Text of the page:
Originally constructed in the 1920s, the Magnolia Firehouse located in Oakland, California was operational until the 1960s. When modern fire engines could no longer fit within the building, the structure was no longer feasible for its original use. “The structure found interim use as a neighborhood church while much of the original historic character suffered the effects of neglect,” according to Baran Studio Architecture.

When tasked with restoring the building the company started with a focus on the exterior condition of the building, “repairing the dark iron-spot face brick at the building corners, removing non-historic elements such as window screens, replacing glazing and deteriorated windows, and finally providing two new carriage doors at the front of building to match the former apparatus bay doors.”

The structure’s exterior brick facade was in need of a facelift after years of neglect. [From: Benedicte Lassalle]








Inside the historic building, new concrete shear walls were constructed to help protect the structure from earthquakes.



The home’s exposed interior bricks are met with a splash of modern touches that complement the environment. [From: Benedicte Lassalle]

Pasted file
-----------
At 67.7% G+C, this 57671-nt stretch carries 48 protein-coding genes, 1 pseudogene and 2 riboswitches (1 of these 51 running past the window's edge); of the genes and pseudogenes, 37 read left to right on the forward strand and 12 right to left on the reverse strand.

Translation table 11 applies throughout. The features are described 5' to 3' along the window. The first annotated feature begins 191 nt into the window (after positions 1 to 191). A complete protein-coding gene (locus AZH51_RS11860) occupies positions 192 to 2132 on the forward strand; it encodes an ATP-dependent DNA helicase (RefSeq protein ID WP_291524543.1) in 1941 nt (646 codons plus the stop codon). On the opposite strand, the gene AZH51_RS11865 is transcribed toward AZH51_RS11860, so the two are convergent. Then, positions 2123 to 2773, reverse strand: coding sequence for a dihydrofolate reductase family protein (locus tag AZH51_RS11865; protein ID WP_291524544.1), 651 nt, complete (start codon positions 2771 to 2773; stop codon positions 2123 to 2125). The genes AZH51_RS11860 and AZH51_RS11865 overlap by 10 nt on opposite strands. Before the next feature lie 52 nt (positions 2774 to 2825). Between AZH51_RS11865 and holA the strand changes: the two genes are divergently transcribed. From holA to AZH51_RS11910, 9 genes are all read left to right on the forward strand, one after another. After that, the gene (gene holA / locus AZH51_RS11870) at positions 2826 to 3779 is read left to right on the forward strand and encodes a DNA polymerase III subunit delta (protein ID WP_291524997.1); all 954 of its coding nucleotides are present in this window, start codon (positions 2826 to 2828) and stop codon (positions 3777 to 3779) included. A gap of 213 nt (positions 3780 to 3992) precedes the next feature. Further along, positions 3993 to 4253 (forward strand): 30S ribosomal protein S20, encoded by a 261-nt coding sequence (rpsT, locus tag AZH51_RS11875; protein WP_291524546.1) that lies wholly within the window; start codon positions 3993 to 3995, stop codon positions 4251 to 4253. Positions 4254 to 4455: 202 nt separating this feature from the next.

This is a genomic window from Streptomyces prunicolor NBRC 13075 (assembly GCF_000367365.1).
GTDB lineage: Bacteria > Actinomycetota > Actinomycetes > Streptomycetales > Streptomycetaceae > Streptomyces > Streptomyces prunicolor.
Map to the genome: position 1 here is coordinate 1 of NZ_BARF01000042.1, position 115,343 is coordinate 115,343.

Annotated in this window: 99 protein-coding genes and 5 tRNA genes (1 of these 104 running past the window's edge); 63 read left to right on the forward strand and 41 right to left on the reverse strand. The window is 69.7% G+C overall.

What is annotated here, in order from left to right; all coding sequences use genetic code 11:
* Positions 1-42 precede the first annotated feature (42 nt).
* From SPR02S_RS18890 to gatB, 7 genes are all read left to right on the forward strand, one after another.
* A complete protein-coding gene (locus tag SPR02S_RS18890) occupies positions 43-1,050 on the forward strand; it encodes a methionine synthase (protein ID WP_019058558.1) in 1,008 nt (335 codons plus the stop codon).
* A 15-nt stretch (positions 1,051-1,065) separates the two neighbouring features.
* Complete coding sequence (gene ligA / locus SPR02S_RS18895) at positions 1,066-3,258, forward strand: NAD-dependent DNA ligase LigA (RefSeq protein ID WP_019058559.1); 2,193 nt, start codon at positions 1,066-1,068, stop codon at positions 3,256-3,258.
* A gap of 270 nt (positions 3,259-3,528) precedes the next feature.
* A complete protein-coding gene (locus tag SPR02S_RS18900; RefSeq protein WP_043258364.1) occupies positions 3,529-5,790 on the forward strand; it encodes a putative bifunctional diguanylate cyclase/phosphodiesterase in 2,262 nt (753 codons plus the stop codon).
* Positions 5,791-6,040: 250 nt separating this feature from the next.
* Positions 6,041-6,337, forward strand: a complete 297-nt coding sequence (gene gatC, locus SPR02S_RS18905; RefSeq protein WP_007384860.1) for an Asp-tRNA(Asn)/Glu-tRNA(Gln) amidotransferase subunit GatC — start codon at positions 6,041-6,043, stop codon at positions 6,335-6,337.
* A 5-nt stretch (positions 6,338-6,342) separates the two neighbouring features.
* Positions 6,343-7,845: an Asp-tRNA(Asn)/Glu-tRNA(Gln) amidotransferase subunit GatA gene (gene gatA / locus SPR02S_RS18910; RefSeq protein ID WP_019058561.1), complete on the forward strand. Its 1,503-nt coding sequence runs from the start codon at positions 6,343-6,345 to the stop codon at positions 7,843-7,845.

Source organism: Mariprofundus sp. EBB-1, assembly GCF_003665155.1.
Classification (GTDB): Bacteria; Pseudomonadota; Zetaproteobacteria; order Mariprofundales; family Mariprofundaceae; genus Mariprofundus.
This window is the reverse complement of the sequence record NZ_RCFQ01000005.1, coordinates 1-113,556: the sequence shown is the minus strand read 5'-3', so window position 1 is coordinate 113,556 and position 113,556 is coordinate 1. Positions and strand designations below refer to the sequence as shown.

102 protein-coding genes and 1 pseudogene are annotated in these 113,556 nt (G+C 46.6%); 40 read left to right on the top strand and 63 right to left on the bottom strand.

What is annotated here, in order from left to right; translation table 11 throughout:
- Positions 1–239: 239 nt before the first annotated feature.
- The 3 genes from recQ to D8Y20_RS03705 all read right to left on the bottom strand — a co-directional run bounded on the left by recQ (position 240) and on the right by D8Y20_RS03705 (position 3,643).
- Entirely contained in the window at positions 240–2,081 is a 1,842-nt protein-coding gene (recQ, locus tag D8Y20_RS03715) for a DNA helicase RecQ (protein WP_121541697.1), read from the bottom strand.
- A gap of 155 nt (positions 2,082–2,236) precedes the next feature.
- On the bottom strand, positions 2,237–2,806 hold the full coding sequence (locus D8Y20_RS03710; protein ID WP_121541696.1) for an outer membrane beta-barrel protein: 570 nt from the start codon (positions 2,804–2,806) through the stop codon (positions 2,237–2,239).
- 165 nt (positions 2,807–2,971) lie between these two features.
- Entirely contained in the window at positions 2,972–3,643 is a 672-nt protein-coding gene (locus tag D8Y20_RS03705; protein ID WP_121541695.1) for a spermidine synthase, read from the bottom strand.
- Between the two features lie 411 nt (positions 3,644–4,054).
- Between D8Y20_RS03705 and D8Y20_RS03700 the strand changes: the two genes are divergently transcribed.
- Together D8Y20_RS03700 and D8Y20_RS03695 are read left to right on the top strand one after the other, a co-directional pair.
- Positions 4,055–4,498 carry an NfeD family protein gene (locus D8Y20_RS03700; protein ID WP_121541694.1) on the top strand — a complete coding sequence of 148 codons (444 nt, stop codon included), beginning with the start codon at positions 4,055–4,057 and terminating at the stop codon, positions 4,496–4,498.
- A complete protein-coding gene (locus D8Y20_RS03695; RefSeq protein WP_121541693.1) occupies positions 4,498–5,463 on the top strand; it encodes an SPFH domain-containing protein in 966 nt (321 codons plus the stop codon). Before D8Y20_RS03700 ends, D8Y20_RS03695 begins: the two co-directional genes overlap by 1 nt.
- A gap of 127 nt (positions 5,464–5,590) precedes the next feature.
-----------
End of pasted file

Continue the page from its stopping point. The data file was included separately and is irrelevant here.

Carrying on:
The openness of the home extends into the bathroom which carries over the exposed brick. [From: Benedicte Lassalle]

The firm also created a new arrangement of spaces that provide for a well-appointed two-bedroom configuration with “two large interconnected livings spaces with ample natural light from the historic window openings.”

The industrial feel of the kitchen and dining area provide a contrast to other parts of the home. [From: Benedicte Lassalle]
Light is again a focal point of the home’s well-appointed master bedroom which opens up onto the second floor patio. [From: Benedicte Lassalle]

Heading outside on the second floor of the Magnolia Firehouse residents are met with a patio that provides plenty of space for entertaining and relaxation.

Plenty of room for entertaining and relaxing. [From: Benedicte Lassalle]

On the ground level, the home’s backyard exterior leaves behind the brick facade for a more subtle look that once again showcases the home’s stunning use of windows to provide ample natural light.

The backyard view from the Magnolia Firehouse residential adaptive reuse project. [From: Benedicte Lassalle]
Combining the old with the new. [From: Benedicte Lassalle]

Completed in 2019, the home is located at 3320 Magnolia in Oakland, California and features 3,571 gross square feet.

You can learn more about this and other projects from Baran Studio Architecture HERE.

You’re reading The Magnolia Firehouse: A Residential Adaptive Reuse Project, originally posted on Decoist. If you enjoyed this post, be sure to follow Decoist on Twitter, Facebook and Pinterest.

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